It’s a technology that sounds lifted from the latest Marvel movie — a “Brain-Computer Interface Functional Electrical Stimulation (BCI-FES) System” that enables its paralyzed users to walk again.

According to a new study published Thursday in the Journal of NeuroEngineering and Rehabilitation, however, it’s actually very much a reality, though admittedly with only one successful test subject so far.

Recruiting a man who had been paralyzed in both legs for five years, the authors hooked him up to a device that would receive electrical signals directly sent from the brain and transmit them to electrodes surrounding his knees, gifting him the ability to move them once again.

The man learned to operate the system by first wearing an electroencephalogram (EEG) cap that read his brain waves as he visualized moving an avatar in a virtual reality environment. Alongside physical therapy to strengthen his legs again, he then practiced walking while suspended 5 centimeters off the ground. On his 20th visit, he was finally able to walk, though he also utilized a system that supported his body weight and prevented him from falling. Finally, he walked only using the BCI-FES system. After 30 such trials run over a period of 19 weeks, he could successfully walk through a 3.66 meter-long course.

"Even after years of paralysis the brain can still generate robust brain waves that can be harnessed to enable basic walking. We showed that you can restore intuitive, brain-controlled walking after a complete spinal cord injury, said study author Dr. An H Do, from the University of California, Irvine, in a statement. “This noninvasive system for leg muscle stimulation is a promising method and is an advance of our current brain-controlled systems that use virtual reality or a robotic exoskeleton."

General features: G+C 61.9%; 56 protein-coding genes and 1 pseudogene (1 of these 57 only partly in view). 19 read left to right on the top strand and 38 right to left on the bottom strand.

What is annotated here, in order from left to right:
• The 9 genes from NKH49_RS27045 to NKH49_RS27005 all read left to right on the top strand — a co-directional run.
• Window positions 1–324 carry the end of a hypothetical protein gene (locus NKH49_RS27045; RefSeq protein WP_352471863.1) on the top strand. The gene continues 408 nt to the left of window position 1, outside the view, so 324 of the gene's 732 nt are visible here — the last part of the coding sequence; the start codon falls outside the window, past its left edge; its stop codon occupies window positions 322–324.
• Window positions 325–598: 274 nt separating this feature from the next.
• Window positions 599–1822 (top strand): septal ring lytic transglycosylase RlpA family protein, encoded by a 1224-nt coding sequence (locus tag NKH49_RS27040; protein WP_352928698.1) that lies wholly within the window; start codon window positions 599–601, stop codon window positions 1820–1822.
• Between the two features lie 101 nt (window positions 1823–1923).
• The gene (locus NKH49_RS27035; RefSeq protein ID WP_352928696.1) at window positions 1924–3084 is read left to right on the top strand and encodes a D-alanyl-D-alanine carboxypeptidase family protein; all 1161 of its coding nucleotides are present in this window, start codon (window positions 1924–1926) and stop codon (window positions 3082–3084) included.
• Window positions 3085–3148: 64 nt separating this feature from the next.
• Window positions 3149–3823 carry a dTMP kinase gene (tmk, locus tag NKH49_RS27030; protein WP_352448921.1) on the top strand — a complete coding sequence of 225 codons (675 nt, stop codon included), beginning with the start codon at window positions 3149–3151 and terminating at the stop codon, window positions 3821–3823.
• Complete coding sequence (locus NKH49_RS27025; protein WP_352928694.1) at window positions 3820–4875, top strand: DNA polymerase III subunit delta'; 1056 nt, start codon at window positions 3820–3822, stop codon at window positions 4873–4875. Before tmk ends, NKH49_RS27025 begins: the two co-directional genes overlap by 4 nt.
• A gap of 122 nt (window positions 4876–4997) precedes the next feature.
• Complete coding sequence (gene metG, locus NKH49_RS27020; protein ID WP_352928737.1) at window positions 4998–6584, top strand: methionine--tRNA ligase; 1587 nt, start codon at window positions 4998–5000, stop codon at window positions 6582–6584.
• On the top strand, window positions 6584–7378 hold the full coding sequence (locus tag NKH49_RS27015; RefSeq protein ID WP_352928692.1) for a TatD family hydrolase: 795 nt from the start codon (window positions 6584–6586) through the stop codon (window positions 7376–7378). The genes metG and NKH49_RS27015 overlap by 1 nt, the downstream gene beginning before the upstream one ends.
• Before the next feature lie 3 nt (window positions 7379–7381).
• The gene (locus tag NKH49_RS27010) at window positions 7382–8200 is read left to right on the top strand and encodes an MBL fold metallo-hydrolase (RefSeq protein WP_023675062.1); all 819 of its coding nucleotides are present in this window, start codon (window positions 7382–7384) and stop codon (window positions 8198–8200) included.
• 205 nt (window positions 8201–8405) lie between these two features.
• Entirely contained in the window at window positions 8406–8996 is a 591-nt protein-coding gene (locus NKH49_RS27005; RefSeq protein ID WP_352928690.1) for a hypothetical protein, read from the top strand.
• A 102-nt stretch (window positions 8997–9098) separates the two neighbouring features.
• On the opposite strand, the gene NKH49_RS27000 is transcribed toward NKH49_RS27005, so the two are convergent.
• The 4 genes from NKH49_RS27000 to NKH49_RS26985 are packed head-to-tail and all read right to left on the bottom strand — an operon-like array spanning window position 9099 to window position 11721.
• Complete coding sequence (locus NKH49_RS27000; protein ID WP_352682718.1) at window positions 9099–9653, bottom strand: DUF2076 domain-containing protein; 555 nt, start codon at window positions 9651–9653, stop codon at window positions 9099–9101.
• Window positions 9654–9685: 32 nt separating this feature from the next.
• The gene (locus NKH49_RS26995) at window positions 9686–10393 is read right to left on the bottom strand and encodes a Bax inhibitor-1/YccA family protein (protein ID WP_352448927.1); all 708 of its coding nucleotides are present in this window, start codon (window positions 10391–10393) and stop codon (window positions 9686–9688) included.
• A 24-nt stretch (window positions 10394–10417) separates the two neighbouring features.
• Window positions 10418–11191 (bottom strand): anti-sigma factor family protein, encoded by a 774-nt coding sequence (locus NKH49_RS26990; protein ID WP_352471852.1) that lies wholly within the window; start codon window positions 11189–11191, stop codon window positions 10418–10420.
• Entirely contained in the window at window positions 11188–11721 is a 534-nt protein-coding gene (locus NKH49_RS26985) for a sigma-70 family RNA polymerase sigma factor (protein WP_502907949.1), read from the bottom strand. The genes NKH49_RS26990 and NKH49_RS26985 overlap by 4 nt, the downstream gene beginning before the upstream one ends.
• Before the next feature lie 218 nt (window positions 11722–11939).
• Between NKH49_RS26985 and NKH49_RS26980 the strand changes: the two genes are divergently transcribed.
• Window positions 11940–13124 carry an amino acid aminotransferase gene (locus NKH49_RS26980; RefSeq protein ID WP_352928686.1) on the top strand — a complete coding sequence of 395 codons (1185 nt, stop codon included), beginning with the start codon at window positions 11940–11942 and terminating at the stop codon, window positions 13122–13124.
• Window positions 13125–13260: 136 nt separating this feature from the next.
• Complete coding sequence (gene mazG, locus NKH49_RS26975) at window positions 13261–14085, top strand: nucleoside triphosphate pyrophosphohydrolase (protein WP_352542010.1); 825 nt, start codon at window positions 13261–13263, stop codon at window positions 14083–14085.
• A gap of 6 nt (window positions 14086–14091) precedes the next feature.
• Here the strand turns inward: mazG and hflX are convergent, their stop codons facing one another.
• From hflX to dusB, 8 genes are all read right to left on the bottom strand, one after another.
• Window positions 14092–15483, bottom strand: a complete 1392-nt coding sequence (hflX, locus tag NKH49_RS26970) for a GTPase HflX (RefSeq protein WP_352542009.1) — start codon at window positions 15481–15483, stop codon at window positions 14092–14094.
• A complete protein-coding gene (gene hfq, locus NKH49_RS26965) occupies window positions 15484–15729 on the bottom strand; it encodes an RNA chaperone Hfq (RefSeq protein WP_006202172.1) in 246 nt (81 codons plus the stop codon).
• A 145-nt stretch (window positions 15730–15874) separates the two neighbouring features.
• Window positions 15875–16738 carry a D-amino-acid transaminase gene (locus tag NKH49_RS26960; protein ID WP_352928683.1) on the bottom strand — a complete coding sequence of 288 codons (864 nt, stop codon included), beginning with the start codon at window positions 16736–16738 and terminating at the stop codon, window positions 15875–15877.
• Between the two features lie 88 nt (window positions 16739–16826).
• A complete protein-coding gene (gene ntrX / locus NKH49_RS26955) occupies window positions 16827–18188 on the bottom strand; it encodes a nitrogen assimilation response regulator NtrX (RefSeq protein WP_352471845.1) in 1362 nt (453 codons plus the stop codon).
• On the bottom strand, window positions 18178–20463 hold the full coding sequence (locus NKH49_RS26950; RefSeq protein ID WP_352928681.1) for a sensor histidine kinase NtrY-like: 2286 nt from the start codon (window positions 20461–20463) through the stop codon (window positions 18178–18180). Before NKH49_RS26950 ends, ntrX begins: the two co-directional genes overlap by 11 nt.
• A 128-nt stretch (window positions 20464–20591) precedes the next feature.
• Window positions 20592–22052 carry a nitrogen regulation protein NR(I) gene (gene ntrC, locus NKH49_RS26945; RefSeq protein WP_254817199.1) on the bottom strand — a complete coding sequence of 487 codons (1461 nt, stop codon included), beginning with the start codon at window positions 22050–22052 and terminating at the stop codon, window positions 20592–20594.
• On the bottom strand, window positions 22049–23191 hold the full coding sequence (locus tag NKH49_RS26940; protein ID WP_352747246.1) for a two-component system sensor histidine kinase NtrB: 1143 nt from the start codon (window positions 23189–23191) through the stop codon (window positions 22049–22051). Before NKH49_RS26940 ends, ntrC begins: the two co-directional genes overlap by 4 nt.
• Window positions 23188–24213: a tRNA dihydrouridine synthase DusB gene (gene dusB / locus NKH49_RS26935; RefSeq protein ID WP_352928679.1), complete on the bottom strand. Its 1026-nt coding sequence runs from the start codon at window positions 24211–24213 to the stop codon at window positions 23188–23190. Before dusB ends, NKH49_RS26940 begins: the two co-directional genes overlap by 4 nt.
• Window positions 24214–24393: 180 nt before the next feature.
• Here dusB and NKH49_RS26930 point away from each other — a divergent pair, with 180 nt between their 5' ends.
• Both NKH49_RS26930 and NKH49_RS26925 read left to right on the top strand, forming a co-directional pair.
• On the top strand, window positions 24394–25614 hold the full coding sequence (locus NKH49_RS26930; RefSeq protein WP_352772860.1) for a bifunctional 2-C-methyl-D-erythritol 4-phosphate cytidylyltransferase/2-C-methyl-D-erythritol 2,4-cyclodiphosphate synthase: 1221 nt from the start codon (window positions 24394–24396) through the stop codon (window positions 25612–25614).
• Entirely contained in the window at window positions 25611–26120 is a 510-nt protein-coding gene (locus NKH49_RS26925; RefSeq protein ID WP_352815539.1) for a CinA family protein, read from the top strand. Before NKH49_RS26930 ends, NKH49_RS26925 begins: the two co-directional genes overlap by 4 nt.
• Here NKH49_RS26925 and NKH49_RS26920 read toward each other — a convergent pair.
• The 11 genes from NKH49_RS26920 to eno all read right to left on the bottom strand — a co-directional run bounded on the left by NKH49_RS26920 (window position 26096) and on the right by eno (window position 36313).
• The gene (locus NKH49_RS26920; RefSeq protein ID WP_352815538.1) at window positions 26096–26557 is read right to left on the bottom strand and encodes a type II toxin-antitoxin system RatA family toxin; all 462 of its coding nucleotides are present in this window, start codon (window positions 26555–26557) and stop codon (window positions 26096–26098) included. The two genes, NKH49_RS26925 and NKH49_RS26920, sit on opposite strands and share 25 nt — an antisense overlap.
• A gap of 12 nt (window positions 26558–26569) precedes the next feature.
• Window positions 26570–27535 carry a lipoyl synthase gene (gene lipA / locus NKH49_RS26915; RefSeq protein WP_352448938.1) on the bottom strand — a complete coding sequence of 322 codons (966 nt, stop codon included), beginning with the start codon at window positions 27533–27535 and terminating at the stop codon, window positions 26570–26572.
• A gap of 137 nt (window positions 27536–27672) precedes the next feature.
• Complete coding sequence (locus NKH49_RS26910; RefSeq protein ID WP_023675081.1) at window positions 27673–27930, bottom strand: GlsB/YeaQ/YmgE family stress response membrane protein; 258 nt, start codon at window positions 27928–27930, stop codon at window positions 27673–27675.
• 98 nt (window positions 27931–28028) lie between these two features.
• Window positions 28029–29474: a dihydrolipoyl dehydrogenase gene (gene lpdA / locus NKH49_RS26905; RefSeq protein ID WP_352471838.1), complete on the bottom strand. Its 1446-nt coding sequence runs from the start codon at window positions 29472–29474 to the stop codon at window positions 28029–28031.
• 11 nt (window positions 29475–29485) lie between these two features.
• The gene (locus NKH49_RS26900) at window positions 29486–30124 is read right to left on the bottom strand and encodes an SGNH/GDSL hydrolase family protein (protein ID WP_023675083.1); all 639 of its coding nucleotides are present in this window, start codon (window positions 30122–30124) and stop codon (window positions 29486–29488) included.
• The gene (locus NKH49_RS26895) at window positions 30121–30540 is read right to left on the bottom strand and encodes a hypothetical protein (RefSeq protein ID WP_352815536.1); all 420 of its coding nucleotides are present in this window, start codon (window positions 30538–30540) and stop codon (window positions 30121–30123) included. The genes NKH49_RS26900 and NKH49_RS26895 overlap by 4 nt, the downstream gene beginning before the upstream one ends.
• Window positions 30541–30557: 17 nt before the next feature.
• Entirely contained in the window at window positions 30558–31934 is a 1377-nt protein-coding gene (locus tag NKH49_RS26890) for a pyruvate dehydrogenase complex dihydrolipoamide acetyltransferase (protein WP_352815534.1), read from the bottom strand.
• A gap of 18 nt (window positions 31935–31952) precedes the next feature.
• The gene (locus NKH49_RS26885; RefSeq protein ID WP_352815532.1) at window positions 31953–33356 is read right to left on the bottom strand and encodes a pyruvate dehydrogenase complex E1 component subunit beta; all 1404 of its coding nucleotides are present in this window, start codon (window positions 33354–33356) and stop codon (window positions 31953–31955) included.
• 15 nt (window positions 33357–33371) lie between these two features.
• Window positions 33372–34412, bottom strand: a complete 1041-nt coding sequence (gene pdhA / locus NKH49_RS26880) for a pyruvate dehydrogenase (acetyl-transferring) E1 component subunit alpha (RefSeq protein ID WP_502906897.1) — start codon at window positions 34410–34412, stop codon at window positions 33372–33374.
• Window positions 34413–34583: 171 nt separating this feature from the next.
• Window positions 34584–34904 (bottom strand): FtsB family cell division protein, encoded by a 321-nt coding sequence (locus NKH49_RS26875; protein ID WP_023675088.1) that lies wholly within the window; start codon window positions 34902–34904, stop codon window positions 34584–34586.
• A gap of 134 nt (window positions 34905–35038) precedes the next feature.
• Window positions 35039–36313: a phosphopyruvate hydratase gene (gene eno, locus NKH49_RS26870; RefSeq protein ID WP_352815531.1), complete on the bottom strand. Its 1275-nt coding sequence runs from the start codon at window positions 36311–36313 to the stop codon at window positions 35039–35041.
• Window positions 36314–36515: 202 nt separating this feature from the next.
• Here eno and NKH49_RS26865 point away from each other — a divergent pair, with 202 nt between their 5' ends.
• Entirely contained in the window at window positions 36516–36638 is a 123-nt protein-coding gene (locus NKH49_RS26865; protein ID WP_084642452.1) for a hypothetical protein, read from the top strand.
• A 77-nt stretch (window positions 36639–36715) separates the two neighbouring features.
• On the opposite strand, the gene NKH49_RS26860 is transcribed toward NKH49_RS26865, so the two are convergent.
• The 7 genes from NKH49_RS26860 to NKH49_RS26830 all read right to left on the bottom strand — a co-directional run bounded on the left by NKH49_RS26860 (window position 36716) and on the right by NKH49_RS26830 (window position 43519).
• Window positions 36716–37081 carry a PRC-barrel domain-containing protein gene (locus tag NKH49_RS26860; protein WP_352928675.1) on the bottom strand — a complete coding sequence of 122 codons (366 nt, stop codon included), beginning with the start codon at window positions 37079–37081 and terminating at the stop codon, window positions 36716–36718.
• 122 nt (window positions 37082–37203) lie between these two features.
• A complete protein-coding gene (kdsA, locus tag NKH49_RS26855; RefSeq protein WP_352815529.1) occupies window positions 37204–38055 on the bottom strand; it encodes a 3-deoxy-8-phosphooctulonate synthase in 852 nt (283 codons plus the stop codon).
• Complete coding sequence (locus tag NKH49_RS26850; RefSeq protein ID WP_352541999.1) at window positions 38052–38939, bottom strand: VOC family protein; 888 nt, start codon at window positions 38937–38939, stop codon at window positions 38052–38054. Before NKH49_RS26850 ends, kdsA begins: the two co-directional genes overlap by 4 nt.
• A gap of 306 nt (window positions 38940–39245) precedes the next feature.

Though only a pilot study, Dr. An Do and his colleagues are hopeful they will be able to improve the capability of their technology in time.

"Once we've confirmed the usability of this noninvasive system, we can look into invasive means, such as brain implants,” said Dr. Zoran Nenadic, the study’s lead senior researcher. “We hope that an implant could achieve an even greater level of prosthesis control because brain waves are recorded with higher quality. In addition, such an implant could deliver sensation back to the brain, enabling the user to feel their legs."

The authors also note that they might be able to use a simplified version of their current system as a means of noninvasive rehabilitation for those with an incomplete spinal cord injury, meaning those who still have some feeling in their legs.  

Source: King C, Wang P, McCrimmon, et al. The Feasibility of a Brain-Computer Interface Functional Electrical Stimulation System for the Restoration of Overground Walking after Paraplegia. Journal of NeuroEngineering and Rehabilitation. 2015.